We also heard the argument that if we devalued how would farmers pay the money they had borrowed from abroad? They said the Government would be forced to subsidise the interest on their loans to make good the deficiency which would arise. I do not accept that argument either. If the Government had facilitated the agricultural industry to borrow in Deutschmarks four or five years ago and the Government were saying all the time they would not devalue, surely we had to take the risk that the Deutschmark would devalue a little bit? The gap between interest rates was so wide that that was no risk at all. The price of agricultural produce would rise directly as a result of any devaluation that might occur. This would have enabled our agriculture to pay the difference that would arise as a result of our devaluation. I believe it is time we took not least of all because of the trend in our balance of payments deficit, which is obvious in the last month, a look at this situation. We must look at some possibility of giving agriculture and industry an opportunity. I admit there will be sectors within our economy who will say they are entitled straight away to have the losses made good to them. If we adopt that approach and if we have a Government who are soft enough to preside over such people robbing back the benefits we can get for our competitiveness the effort will have been wasted. I believe now is the time to try because there are very few options open to us.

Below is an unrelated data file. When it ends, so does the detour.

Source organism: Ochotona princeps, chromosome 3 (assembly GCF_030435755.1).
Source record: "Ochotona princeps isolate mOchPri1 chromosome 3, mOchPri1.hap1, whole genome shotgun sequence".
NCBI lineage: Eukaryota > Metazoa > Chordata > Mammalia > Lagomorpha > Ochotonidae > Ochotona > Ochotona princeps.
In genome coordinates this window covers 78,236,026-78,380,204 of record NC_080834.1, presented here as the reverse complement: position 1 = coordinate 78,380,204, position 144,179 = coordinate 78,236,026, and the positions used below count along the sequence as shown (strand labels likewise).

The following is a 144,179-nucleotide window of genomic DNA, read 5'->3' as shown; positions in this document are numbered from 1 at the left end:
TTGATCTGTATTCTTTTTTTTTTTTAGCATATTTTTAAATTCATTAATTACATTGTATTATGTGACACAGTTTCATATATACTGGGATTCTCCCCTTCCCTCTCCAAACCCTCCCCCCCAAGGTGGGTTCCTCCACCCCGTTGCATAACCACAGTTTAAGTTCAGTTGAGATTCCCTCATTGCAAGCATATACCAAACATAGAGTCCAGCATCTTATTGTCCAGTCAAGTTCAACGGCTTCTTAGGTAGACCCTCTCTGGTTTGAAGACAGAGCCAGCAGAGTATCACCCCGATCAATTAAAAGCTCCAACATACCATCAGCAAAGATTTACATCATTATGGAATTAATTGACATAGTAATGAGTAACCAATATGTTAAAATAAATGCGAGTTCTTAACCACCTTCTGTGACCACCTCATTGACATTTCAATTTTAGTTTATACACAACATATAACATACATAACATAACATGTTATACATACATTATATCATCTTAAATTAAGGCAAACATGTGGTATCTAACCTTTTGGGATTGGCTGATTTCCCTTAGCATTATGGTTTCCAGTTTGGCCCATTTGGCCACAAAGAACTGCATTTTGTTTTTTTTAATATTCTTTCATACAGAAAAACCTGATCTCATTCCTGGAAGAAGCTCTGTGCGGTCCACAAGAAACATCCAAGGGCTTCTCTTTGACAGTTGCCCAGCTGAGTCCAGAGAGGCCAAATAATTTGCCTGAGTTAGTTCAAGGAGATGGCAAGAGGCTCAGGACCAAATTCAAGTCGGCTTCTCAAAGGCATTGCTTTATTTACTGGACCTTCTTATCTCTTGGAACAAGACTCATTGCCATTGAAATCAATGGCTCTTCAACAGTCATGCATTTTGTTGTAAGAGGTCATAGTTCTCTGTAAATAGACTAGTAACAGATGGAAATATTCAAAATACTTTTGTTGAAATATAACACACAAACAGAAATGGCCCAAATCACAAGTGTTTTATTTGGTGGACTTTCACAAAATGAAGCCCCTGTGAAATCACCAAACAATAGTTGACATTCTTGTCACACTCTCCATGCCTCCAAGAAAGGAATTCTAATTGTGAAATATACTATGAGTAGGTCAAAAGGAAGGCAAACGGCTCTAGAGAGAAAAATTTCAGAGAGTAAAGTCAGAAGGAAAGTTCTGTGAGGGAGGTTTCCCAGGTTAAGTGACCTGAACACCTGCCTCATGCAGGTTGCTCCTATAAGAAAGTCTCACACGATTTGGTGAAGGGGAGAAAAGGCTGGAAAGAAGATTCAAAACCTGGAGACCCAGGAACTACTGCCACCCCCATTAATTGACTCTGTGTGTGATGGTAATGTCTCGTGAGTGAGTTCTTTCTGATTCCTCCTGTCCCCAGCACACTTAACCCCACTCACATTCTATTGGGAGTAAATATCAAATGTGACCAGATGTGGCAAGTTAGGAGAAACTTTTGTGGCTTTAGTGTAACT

I would like to refer to the question of the Department of Lands. It is four years since a former Minister for Agriculture, Mr. Gibbons, told the Land Commission not to buy any more land and to distribute the land they had. Since that successive Ministers who have taken office have not changed that nor am I aware of the Land Commission being in the market for land over that period. Surely at this stage the Land Commission could have got rid of all the land they had at that time? I am sure if that Department were seriously seeking to divest themselves of the land they hold — there are farmers in every area waiting for it — that land would be distributed by now. All the employees and the departmental officers in the Land Commission would be sitting at their desks asking the Minister what he wanted them to do now or should they just go home. The truth is they have been spinning it out, hoping the Minister will change his mind, perhaps under political pressure some new land policy will emerge. Whatever it may be, it is time we had a rethink on this whole subject. I am confident that the Government who are only settling themselves in office will bring forward a solution so that we will not have to come here next year to vote an Estimate for a Department that has been redundant for the past four years. In my county 50 per cent of the land is in the hands of people who are over 50 and unmarried while there are other people who would very much like to acquire more land but who cannot do so because of the high interest rates. Even if they were in a position to buy additional land they would not be able to stock it because of the cost of borrowing, and we all know that small farmers do not have money in the bank. There is no plan by which the Government can transfer land to people who can make good use of it. I am looking forward to this new Government applying themselves to the task of settling the question of the role the Land Commission are supposed to play.